# Representativeness on the GMAT – what to watch out for

- Apr 25, 22:00 PM Comments [0]

By Eli Meyer

Benjamin D’Israeli, Prime Minister of Britain, is credited with a famous saying about falsehood: “There are three kinds of lies: lies, damned lies, and statistics.” In other words, the author of that phrase (probably not actually D’Israeli, based on the historical record) was stating the statistics are easy to misrepresent, yet dangerously convincing—the worst sort of deception.

And there are countless ways to twist statistics. These range from outright fabrications of data to subtle misunderstanding of numbers that can fool even statisticians (check out Simpson’s Paradox next time you’re on a study break for a mind-bending example.)

But on the GMAT, there is one statistical error to rule them all. The instant that a GMAT Critical Reasoning problem offers you a poll, survey, or experiment, you should always ask the exact same question: is the sample that was tested representative of the larger group that is concluded about?

There are many, many things that must be true for a sample to be valid, and most Critical Reasoning stimuli will leave those conditions as unstated assumptions. That means that as soon as you see statistical data in the evidence, you can instantly spot assumptions that you can paraphrase, undermine, or support as the question stem demands!

Generally, there are three specific ways that a sample can go wrong. The first is sample size—too small a sample the poll is worthless! You don’t need to over-think this one. The GMAC does not expect test takers to calculate P-values or margins or error, just to use common sense. 200 respondents? Might be valid. 5? Probably not. Second, the sample has to be unbiased. If everyone in the sample has, or lacks, some quality that distinguishes the group surveyed from the general population, then the statistics are doubtful. And finally, the sample should be random. A non-random selection process, such as a self-reporting internet poll, or a pollster only asking his questions at a specific time and location, carries with it a presumption of bias. You don’t need to know exactly how or why the skew is introduced, because its mere potential is enough to render the argument questionable.

Spotting this pattern is a big time saver. Take a look at today’s question of the day—it has two statistics, and if you look closely, you’ll realize the samples from those statistics don’t quite mesh. Good luck!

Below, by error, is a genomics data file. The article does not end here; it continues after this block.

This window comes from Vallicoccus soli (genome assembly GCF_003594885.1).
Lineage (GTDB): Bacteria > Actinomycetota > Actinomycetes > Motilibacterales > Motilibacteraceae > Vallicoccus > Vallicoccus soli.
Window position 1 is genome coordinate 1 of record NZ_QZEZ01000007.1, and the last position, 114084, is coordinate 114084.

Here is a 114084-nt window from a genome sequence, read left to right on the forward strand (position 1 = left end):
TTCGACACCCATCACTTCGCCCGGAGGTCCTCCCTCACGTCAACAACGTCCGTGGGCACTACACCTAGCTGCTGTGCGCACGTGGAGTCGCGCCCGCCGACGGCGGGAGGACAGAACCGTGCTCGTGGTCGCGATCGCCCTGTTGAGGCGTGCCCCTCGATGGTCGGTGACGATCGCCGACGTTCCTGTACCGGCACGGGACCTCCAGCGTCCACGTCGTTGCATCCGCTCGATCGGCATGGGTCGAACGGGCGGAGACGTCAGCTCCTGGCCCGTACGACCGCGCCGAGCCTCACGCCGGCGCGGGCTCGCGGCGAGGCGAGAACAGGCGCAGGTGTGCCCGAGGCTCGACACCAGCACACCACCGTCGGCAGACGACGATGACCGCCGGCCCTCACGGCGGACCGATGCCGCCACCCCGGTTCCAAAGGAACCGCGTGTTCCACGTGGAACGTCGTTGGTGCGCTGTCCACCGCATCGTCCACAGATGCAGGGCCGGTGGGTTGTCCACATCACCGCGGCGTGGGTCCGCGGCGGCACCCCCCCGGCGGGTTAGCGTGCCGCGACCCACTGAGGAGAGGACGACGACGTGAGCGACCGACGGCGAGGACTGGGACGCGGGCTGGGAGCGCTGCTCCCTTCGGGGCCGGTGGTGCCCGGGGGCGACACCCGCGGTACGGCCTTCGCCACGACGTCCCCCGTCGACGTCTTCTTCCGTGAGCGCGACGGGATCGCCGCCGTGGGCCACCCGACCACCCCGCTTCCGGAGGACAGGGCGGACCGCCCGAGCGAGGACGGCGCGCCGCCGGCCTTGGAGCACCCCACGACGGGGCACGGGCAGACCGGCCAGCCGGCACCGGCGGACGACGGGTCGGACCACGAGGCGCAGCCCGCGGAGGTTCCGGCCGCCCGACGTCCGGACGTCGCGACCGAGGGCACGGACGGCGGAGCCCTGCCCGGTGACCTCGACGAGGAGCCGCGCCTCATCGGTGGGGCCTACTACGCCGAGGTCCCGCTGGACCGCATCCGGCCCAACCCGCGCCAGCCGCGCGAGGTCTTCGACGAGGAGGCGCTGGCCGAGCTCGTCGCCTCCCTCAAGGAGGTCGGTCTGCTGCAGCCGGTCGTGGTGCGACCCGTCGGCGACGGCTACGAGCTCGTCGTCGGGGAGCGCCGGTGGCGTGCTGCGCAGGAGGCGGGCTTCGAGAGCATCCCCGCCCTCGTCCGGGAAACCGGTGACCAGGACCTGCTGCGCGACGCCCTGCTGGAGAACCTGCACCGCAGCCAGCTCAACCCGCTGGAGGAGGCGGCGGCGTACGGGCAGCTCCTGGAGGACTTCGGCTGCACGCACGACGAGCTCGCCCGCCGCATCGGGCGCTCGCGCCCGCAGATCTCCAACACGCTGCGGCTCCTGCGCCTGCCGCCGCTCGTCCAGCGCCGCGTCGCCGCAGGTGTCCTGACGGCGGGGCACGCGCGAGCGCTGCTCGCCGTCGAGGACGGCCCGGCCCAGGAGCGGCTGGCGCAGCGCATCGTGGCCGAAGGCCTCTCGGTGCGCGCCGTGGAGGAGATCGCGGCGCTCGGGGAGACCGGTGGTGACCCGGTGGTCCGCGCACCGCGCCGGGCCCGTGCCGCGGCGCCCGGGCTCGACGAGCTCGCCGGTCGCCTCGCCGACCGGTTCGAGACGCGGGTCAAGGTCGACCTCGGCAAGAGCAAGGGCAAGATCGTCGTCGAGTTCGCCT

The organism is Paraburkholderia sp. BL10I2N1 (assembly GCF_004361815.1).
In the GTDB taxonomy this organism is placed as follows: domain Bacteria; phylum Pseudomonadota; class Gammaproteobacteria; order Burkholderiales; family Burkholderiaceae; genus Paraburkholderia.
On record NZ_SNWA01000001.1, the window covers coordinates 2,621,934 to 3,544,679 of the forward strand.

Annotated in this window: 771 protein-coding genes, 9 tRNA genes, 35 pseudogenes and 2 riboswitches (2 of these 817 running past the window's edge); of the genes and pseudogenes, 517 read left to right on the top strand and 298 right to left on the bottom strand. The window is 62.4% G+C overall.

Problem

Police officers in Smith County who receive Special Weapons and Tactics (SWAT) training spend considerable time in weapons instruction and practice. This time spent developing expertise in the use of guns affects the instincts of Smith County officers, making them too reliant on firearms. In the past year in Smith County, in 12 of the 14 cases in which police officers shot a suspect while attempting to make an arrest, the officer involved had received SWAT training, although only five percent of the police force as a whole in the county had received such training.

Which of the following, if true, most strengthens the argument above?

(A) In an adjacent county, all of the cases in which police shot suspects involved officers with SWAT training.

(B) SWAT training stresses the need for surprise, speed, and aggression when approaching suspects.

(C) Only 15 percent of Smith County’s SWAT training course is devoted to firearms lessons.

(D) Among officers involved in the arrest of suspects in Smith County in the past year, the proportion who had received SWAT training was similar to the proportion who had received SWAT training in the police force as a whole.

(E) Some Smith County officers without SWAT training have not been on a firing range in years.

Solution

This problem has two statistics: the 5% of the police force as a whole that has taken SWAT training, and the 12 of 14 shootings during arrests. At first glance, this looks fair–after all, both are statistics about the same police force, and the first one actually counts the entire force and doesn’t rely on a potentially biased survey sample!

However, closer inspection reveals that there is a problem. Though 5% of the police force trained, we don’t have any information about how that 5% was distributed. The “12 of 14″ statistic is drawn only from a specific subset of officers: ones involved in violent arrest. Given that traffic officers, animal control officers, and child welfare officers might not even carry a gun, let alone face down violent criminals, that data is suspect.

This question asks us to strengthen the argument. Since we’ve spotted a potential reason that this argument might be dubious, we need to patch up that hole for the argument to be compelling. The correct answer, therefore, must establish that using only arresting officers as the basis of our evidence does NOT skew the data. Answer choice (D), which establishes that 5% of arresting officers had SWAT training, matches that prediction perfectly.